Article abstract: We report on the fifth year’s progress in a multi-year program with the goal of developing a strategy to support the recovery of Western burrowing owls (BUOW; Athene cunicularia hypugaea) and their grassland ecosystem in San Diego County. Current BUOW management is dependent on continued human intervention and may not be self-sustaining. Because the California ground squirrel (Otospermophilus beecheyi) is a keystone species that helps engineer California grassland ecosystems and provides critical resources for BUOW, re-establishment of this species is a crucial component of any sustainable recovery plan for BUOW and the larger ecosystem. The main components of the program in 2015 consisted of work on both BUOW and California ground squirrel. For squirrels, we continued monitoring two previously established studies: (1) the experimental manipulation of grassland habitat structure and squirrel translocation to better support the persistence of ground squirrels, and (2) a pilot manipulation of natural squirrel dispersal into newly grazed pasture, using the addition of cover piles to attract squirrels into unoccupied habitat. In 2015, BUOW efforts continued to focus on understanding the ecological drivers and anthropogenic threats influencing BUOW population performance in San Diego County, as well as development of a new habitat suitability model for BUOW. These efforts were conducted collaboratively with California Department of Fish and Wildlife, San Diego Management and Monitoring Program, and other agency partners.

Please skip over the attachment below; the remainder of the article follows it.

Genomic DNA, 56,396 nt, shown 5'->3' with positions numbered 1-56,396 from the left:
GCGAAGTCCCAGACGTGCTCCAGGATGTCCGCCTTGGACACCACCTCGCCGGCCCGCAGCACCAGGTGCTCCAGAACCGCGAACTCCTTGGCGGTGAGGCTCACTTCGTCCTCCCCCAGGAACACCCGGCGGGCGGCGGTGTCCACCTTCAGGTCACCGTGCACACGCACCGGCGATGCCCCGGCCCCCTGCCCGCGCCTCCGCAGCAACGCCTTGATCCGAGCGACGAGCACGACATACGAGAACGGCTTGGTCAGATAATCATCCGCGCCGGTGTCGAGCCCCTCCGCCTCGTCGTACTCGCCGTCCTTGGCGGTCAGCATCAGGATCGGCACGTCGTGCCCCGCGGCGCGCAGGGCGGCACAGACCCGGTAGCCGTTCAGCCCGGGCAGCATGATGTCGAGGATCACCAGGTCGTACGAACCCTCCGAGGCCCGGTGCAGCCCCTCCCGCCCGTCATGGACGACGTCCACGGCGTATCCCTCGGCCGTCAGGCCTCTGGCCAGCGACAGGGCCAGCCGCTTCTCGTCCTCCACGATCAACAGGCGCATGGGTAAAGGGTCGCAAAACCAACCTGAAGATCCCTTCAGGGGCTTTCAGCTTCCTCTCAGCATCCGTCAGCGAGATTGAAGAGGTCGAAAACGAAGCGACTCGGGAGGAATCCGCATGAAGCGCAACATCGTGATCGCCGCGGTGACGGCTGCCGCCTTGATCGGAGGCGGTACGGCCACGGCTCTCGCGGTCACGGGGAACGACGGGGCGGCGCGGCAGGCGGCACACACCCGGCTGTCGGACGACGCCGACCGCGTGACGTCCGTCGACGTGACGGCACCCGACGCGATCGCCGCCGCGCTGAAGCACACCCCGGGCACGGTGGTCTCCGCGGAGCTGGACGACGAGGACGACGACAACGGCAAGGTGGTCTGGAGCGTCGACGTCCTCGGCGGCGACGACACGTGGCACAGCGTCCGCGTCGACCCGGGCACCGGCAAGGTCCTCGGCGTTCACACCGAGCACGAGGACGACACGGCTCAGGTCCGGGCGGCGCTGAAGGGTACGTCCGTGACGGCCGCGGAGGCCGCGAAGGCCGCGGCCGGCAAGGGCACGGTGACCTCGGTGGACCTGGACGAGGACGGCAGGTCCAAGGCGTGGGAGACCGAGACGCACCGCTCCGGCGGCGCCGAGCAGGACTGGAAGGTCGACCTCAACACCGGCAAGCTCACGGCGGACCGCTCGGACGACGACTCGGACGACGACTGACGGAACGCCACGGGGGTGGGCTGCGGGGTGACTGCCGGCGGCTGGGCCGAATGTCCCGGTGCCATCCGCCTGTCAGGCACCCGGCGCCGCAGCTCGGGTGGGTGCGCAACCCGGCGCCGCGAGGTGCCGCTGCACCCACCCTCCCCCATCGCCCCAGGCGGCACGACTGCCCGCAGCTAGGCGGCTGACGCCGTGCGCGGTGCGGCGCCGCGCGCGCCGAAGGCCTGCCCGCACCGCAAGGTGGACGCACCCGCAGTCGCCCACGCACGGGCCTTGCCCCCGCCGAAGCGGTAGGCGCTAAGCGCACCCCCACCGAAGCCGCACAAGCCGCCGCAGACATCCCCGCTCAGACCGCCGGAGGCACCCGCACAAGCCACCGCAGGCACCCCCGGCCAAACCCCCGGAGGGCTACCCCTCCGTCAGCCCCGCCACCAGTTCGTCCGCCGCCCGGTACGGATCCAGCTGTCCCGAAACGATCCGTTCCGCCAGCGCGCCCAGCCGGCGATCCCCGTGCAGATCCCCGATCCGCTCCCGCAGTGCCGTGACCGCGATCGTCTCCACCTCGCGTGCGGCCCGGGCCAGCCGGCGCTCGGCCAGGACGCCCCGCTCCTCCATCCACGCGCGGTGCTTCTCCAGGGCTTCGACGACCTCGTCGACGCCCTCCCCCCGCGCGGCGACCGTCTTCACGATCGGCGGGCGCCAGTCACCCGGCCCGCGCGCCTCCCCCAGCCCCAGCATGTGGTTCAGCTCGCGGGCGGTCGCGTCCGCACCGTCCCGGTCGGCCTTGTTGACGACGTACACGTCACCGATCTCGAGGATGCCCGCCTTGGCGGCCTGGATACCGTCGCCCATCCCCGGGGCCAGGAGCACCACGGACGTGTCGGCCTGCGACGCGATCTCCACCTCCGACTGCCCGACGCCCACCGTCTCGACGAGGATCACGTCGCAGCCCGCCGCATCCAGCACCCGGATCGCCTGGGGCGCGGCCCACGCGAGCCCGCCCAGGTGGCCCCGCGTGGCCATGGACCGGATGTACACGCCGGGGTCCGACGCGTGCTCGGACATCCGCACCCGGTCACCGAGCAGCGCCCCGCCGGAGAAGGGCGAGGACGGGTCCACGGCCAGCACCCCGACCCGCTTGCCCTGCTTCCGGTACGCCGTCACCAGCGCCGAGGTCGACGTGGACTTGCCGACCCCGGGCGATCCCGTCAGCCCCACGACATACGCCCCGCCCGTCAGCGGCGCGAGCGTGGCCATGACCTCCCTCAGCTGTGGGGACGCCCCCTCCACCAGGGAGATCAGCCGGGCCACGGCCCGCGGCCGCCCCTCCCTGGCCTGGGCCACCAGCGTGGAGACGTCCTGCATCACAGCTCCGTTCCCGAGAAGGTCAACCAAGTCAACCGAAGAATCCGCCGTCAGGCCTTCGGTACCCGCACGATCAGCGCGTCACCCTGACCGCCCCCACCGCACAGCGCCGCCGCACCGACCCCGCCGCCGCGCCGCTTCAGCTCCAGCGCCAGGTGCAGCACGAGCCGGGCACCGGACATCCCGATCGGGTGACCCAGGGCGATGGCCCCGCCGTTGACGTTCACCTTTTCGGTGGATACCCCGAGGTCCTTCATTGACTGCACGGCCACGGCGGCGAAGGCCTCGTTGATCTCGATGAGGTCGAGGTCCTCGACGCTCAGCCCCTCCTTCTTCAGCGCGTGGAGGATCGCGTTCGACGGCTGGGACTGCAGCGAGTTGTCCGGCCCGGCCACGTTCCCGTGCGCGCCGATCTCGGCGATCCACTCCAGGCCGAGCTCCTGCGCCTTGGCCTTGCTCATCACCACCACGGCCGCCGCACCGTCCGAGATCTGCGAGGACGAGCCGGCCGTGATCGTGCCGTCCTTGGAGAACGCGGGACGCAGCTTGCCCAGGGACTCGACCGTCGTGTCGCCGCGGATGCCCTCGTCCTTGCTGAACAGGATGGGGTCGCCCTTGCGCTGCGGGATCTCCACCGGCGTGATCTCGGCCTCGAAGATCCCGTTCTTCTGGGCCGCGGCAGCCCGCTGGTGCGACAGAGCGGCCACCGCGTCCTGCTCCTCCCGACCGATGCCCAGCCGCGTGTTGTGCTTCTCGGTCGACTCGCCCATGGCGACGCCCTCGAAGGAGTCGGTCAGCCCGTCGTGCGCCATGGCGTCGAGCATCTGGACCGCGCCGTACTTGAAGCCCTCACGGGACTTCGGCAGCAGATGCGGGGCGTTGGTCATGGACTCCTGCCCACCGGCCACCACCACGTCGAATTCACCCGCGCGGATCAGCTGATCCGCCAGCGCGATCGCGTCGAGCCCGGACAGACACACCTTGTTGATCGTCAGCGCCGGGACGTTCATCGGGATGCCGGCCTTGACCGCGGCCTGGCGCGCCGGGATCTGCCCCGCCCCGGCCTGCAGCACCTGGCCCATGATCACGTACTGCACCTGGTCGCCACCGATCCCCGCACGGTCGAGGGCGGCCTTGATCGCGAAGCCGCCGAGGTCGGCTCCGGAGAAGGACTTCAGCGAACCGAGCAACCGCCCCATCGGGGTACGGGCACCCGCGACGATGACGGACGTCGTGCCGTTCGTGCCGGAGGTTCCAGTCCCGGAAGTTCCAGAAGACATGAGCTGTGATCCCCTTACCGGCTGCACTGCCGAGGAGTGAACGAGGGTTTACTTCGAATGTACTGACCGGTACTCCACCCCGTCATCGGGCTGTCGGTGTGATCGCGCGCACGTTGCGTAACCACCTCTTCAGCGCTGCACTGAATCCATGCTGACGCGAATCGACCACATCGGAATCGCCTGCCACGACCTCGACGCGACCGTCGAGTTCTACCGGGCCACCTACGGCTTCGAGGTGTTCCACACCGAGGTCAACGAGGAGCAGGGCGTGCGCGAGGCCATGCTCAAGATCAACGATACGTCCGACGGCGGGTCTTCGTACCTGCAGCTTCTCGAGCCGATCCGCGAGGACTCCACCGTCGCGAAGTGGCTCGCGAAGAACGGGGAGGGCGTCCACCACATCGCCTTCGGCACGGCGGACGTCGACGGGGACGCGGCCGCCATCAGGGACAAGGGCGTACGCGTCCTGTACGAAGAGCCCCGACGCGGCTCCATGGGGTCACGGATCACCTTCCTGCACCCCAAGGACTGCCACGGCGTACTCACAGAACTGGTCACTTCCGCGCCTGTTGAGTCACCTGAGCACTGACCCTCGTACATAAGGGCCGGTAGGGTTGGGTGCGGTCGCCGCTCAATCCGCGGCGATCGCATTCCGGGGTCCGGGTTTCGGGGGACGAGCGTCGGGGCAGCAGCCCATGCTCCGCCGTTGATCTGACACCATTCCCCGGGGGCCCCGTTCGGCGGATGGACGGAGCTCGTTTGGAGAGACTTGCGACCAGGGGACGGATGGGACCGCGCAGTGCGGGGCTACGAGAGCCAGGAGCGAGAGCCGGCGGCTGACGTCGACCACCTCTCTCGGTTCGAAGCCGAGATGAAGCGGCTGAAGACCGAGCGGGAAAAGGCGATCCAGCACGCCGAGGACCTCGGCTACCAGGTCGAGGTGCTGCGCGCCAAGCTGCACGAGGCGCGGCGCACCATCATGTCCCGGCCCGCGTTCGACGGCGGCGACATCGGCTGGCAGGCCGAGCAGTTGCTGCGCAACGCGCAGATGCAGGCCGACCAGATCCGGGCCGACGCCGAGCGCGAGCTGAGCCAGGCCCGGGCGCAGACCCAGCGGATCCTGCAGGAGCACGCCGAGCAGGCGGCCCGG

Number of pages: 102
Authors: McCullough Hennessy, Sarah; Wisinski, Colleen; Montagne, J.P.; Shier, Debra M.; Swaisgood, Ronald R.; Nordstrom, Lisa A.;
Prepared for: San Diego Foundation Otay Mesa Grassland Mitigation Fund;
Prepared by: San Diego Zoo Institute for Conservation Research;
Keywords: burrowing owl; grasslands; ground squirrel;
Species: Western burrowing owl
Vegetation communities: grassland